- Uber CEO Dara Khosrowshahi said that the company plans to build on the success of its Uber EATS restaurant delivery business by moving into grocery home delivery, according to Yahoo Finance. Uber Eats is at a $6 billion bookings run rate, growing over 200%, according to Yahoo.
- Walmart ran a delivery pilot with Uber earlier this year, but the retailer shut down the service after just three months. In August, Walmart announced grocery delivery with Uber in the Dallas and Orlando markets.
- "We will move into grocery. That's fundamental," Khosrowshahi said at Vanity Fair's New Establishment Summit 2018 on Tuesday. "A lot more people will be eating at home. Right now we are busy with Eats, but you can see grocery as an adjacent business. We're thinking about Uber much more as a platform."
Uber is carving its way deeper into the food business — this time with grocery delivery. Its large user base and experience with food delivery via Uber Eats gives it the leverage it needs to succeed, but its failed pilot with Walmart raises questions about the company's value to retailers.
It’s not surprising Uber plans on entering the grocery space, with sales expected to hit $100 billion in the next few years, according to Nielsen and the Food Marketing Institute. Even the most conservative forecasts see double-digit sales growth in the space in the years ahead.
Uber will face competition from industry leaders Instacart and Shipt as well as other restaurant and on-demand delivery services that are moving in on grocery. Walmart is an on ramp for many of these companies as it pushes towards offering delivery to 40% of its customers by the end of this year. In April, Doordash partnered with the retailer in Atlanta and Postmates partnered with Walmart in Charlotte, N.C., soon expanding to Los Angeles, San Diego, Las Vegas, and Oklahoma City. Both of these partnerships came months after Walmart’s deal with Deliv to deliver groceries in the San Jose area.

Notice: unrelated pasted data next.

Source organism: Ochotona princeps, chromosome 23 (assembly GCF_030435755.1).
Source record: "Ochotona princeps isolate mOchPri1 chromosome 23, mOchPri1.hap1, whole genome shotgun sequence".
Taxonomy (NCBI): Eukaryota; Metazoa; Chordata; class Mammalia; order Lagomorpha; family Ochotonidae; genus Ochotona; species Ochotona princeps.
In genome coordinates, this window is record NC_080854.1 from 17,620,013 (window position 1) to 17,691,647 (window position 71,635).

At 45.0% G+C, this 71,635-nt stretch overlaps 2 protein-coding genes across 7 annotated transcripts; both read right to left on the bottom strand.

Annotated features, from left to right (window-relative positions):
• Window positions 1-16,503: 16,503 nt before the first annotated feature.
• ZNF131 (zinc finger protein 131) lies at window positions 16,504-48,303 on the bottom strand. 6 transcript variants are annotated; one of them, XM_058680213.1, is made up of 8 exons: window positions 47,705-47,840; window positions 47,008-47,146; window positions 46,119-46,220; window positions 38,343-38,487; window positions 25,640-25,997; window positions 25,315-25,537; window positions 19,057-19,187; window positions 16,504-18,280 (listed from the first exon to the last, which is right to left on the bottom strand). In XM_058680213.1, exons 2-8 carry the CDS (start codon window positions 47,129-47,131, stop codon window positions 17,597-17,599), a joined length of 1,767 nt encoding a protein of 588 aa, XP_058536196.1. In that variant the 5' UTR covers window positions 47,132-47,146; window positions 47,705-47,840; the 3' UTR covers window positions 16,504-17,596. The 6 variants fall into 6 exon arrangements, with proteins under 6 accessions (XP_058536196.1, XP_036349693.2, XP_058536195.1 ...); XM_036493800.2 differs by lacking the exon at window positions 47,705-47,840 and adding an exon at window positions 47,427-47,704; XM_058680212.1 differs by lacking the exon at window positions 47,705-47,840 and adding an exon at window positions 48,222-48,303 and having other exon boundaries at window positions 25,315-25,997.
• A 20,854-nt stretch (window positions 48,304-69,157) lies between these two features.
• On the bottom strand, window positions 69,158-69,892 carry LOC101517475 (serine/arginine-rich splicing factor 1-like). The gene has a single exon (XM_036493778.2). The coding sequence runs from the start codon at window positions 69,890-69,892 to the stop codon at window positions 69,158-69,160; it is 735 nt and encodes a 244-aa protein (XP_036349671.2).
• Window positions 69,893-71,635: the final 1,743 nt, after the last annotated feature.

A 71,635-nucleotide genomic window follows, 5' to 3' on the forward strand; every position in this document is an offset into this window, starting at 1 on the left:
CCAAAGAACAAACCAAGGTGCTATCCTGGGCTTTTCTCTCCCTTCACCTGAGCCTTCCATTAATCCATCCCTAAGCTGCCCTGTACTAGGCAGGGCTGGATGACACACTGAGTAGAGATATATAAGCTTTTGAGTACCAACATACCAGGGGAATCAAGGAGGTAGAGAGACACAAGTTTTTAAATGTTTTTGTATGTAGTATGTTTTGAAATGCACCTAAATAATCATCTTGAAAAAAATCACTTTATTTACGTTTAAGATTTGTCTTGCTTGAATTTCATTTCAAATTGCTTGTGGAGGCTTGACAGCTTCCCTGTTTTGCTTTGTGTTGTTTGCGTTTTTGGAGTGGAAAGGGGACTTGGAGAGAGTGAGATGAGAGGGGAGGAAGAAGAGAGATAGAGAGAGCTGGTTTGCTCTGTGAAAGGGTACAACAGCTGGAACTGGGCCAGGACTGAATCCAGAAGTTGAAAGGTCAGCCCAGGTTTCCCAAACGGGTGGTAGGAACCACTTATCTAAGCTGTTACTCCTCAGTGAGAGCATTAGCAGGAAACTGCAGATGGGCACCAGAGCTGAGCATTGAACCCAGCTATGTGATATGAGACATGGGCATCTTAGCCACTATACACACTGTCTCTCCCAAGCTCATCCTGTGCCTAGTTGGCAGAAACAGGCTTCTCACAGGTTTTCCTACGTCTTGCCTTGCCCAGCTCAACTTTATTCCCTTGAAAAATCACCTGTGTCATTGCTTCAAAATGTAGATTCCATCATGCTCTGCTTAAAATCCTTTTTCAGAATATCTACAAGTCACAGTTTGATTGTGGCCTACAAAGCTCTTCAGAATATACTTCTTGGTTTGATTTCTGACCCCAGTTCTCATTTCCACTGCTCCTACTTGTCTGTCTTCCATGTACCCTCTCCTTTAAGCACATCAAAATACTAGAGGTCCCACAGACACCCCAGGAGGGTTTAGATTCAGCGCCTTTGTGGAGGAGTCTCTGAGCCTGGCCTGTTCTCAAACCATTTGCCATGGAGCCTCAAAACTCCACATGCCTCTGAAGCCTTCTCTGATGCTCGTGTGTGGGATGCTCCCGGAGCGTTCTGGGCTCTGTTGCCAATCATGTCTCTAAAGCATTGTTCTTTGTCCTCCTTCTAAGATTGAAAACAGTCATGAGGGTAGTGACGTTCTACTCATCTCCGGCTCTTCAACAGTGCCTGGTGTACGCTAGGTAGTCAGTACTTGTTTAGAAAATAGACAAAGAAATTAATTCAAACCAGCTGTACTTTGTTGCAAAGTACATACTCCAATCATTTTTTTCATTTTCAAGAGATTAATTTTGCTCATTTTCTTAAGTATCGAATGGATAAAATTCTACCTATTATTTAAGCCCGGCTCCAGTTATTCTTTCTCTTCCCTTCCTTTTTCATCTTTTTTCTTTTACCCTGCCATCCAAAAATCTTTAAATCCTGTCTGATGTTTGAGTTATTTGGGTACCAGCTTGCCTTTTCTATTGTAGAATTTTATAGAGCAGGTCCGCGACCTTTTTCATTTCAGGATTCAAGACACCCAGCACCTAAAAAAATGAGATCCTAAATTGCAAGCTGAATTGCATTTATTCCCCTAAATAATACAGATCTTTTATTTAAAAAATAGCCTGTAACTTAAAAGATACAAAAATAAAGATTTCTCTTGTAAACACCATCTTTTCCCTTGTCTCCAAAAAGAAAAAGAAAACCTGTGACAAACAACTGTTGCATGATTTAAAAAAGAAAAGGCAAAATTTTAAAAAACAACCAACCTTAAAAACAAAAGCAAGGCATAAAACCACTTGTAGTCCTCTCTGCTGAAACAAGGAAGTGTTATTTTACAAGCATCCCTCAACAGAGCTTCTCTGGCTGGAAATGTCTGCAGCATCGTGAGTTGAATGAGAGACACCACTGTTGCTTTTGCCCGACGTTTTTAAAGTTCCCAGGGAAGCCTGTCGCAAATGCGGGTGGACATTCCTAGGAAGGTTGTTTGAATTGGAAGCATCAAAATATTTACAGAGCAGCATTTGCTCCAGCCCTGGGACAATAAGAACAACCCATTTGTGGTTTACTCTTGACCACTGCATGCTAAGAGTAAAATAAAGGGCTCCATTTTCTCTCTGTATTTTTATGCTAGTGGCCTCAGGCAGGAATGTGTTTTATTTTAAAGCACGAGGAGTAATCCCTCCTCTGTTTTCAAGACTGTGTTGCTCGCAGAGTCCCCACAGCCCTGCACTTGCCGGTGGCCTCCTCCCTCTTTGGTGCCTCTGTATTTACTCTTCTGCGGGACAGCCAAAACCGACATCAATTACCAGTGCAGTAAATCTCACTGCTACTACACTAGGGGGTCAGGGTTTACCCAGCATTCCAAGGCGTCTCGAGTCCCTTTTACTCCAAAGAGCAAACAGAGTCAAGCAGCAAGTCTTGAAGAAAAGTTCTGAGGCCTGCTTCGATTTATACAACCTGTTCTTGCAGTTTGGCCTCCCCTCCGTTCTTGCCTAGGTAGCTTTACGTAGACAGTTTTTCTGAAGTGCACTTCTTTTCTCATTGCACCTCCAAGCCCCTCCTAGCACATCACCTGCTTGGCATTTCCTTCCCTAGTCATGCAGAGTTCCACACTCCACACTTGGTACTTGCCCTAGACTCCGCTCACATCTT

Walmart's scrapped Uber pilot is a red flag, but the model the ride-sharing service used isn't likely to be the same one it'll use going forward. Uber Rush, as that service was called, was first announced in 2015 and delivered groceries and riders at the same time. According to Tech Crunch, Uber phased out the service after finding it was very difficult to meet those separate demand streams at the same time.
As for its future plans in grocery delivery, Uber could extend service under its Eats brand. Or it could establish a separate division just for grocery that would partner with retailers. The company may be tempted to lump restaurant and grocery delivery together, which could be problematic given the unique needs of each. No doubt, the company will look closely at the fast-growing space while also having conversations with supermarkets and consumers.
Once established, Uber's large fleet and user base could make it very appealing to retailers. Although the company has hit some roadblocks along the way, as of late June, Uber’s U.S. adult user base is projected to reach 48 million in 2018. It has approximately 750,000 drivers, and operates in about 266 cities. Research firm Second Measure put Lyft’s market share at 27% and Uber’s at 73%, according to CNBC.
According to Finder.com, American consumers spend $177 billion on convenience services each year and roughly 45% of Americans spent $63 each month on food delivery services like UberEATS, Postmates, and DoorDash.
It’s well-known that grocery e-commerce doesn’t take up a huge chunk of overall grocery sales — only 5.5%, according to Brick Meets Click. But the industry is expected to boom in coming years and every company wants to reap the benefits, including Uber. However, in order to compete with grocery delivery pros like Instacart and AmazonFresh, the ride-sharing service will need to carefully research the market and work closely with retailers and other stakeholders.